After U.S. Steel reported an awful quarter last week and its stock dropped from $31 to $22, Jim Cramer decided to vet the steel producers cohort to see whether the weakness was widespread.
"Not all steelmakers are created equal. Some are a lot more equal than others," the "Mad Money" host said. "When you look at the major American steel players — and there, you've got to think AK Steel, Nucor, Steel Dynamics, and the troubled U.S. Steel — what you see is a wide range of companies with very different characteristics."
Having heard quarterly reports from all of these major players, it became clear to Cramer that steel, a commodity, was not at the center of U.S. Steel's underperformance.
"In other words, Nucor and Steel Dynamics seem to be in pretty good shape. They're both up slightly for 2017, while U.S. Steel and AK Steel have been put through the meat grinder, down 35 and 43 percent, respectively," Cramer said.
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The divide between these steel players starts with manufacturing. AK Steel and U.S. Steel do so traditionally, buying iron ore and coal and smelting it into steel.
Nucor and Steel Dynamics use mini-mills instead, melting scrap steel with electric furnaces and tinkering with the carbon content. Cramer said companies that use mini-mills have been performing much better than the traditionalists because the process adds a little more value.
And the steel cohort has been struggling for years, the "Mad Money" host noted. The whole group was crushed by the 2008 financial crisis, then again in the second half of 2014.
"The culprit? Two things: one, all the emerging market economies that had been such voracious buyers of steel started to slow down, and two, in order to combat its own slowdown, the Chinese government started subsidizing steel production. China then dumped their excess steel all over the world at depressed prices, including right here in the United States," Cramer explained.
Then, when former President Barack Obama placed tariffs on steel imports from seven countries including China in 2016, the steel stocks started to rally.
However, now that those tariffs have been baked into the stocks and the tariffs are old news, the game becomes based on merit, Cramer said.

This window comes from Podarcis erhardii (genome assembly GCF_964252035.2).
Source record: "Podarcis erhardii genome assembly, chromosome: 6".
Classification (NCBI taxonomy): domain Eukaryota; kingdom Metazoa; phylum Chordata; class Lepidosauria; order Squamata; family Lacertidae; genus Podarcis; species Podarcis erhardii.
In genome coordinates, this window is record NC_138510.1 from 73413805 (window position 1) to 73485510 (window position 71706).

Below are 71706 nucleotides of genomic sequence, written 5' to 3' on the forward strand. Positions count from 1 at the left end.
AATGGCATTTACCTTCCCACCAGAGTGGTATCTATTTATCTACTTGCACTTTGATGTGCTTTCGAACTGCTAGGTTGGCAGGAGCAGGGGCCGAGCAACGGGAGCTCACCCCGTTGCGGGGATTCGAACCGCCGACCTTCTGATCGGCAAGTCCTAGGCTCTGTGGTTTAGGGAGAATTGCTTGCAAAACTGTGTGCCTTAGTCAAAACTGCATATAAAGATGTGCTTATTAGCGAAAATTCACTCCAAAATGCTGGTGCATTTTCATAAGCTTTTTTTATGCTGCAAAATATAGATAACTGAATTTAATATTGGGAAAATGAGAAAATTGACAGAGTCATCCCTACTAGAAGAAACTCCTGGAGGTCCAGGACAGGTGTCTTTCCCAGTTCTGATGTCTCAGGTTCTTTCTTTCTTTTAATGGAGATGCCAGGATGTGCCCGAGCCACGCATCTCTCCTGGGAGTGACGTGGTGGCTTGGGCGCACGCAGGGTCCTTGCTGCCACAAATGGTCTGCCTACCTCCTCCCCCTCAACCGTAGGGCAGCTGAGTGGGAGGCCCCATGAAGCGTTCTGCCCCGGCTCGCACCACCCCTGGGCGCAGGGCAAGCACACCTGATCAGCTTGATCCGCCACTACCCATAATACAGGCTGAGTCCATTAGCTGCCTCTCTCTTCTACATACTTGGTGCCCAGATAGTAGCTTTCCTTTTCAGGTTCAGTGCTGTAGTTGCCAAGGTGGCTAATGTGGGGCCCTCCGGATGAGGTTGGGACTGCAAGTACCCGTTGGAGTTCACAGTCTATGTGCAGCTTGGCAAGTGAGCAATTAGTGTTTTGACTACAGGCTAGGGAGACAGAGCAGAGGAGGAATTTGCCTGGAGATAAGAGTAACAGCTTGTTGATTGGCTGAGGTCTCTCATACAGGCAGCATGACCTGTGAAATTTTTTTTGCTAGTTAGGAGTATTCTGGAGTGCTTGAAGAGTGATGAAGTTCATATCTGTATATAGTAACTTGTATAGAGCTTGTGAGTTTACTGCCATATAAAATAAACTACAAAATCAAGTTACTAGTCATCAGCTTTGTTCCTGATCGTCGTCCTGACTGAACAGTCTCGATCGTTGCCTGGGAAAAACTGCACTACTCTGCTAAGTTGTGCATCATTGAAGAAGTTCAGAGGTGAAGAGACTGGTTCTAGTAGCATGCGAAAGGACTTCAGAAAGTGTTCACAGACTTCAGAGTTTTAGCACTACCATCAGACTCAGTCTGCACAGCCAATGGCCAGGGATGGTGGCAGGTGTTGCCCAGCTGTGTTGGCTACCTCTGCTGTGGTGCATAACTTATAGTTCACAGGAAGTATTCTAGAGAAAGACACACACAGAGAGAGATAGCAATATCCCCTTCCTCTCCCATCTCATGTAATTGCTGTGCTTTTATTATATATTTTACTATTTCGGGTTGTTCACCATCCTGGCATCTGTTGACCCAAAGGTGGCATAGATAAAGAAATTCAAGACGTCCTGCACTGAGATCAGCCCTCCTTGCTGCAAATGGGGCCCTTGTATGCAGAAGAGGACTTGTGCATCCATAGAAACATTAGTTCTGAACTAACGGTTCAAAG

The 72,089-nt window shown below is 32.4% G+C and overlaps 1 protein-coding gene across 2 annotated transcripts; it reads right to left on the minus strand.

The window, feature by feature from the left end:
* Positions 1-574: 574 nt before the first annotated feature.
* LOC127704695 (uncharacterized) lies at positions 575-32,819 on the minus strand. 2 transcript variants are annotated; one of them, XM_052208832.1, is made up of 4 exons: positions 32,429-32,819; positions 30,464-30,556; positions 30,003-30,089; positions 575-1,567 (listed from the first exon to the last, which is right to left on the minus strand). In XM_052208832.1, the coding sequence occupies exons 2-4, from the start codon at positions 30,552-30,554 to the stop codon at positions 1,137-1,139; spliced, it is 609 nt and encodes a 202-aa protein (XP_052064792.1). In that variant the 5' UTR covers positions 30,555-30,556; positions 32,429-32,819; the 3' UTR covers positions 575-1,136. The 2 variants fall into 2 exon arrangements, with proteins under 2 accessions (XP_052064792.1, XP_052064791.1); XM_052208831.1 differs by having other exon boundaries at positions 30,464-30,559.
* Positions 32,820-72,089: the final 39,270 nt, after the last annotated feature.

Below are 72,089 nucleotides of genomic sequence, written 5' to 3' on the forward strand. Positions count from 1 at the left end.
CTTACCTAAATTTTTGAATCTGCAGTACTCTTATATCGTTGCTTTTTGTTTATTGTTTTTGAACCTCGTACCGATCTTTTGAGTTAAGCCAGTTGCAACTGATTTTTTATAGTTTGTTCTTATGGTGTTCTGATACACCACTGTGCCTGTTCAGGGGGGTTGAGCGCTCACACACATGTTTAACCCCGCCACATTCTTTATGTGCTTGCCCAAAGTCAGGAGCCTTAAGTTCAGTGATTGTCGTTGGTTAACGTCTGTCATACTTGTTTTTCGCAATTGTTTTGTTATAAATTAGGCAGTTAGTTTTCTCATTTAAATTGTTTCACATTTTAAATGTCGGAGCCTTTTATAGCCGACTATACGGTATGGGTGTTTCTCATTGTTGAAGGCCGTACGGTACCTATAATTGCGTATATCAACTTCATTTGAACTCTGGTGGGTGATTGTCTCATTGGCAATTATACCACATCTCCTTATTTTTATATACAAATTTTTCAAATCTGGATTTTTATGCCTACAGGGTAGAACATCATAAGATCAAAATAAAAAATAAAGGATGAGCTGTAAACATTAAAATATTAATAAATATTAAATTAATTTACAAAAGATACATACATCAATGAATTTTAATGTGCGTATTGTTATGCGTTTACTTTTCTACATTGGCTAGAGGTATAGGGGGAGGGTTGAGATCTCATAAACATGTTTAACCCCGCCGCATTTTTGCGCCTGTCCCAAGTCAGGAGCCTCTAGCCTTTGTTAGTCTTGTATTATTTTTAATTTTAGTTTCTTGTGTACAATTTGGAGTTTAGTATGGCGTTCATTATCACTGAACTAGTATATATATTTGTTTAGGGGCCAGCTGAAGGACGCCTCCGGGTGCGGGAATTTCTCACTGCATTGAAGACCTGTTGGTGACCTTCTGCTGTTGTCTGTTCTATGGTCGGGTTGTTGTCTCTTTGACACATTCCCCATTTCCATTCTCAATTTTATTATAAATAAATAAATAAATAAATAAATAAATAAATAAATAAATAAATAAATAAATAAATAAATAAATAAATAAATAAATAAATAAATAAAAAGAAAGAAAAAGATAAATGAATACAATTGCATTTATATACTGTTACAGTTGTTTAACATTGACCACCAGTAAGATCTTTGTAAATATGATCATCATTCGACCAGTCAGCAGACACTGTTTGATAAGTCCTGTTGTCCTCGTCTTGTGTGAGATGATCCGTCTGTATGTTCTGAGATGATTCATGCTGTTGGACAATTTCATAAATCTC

While AK Steel's quarter wasn't as bad as U.S. Steel's huge miss, bearish guidance from its management team still drove the stock down 10 percent.
Nucor's earnings report, on the other hand, showed sales up 30 percent over year, and management forecast an improvement in business in the second quarter.
The stock rallied 5 percent, though Cramer admitted that could have been because President Donald Trump announced he would take further steps to protect steel producers from foreign competition.
"Of course, the White House hasn't decided to do anything yet other than investigate the issue, but some broader based tariffs, if we get them, could give the industry a real boost," he added.
Steel Dynamics delivered a big earnings beat, with sales much higher than anticipated showing 36 percent growth year over year. Its stock climbed 7 percent on the news.
So with U.S. Steel the worst of the four by far, with AK Steel only slightly better, which steelmaker wins between Nucor and Steel Dynamics?
"In the end, I'm going to go with Nucor — it's a higher quality company, better management, slightly faster earnings growth, low cost, and a more consistent track record, which is why I've been telling members of the ActionAlertsPlus.com club that they should be buying it, as we've been doing for my charitable trust. Steel Dynamics — very close second," Cramer said.
When it comes to their stocks, however, you get what you pay for. Cramer suggested paying up for Nucor, which trades at 13 times next year's earnings estimates, because it has the best dividend of the four, offering shareholders a 2.5 percent yield.
"And I bet that if business stays as strong as it is right now, they could declare a special dividend. They've done that in the past," Cramer said.
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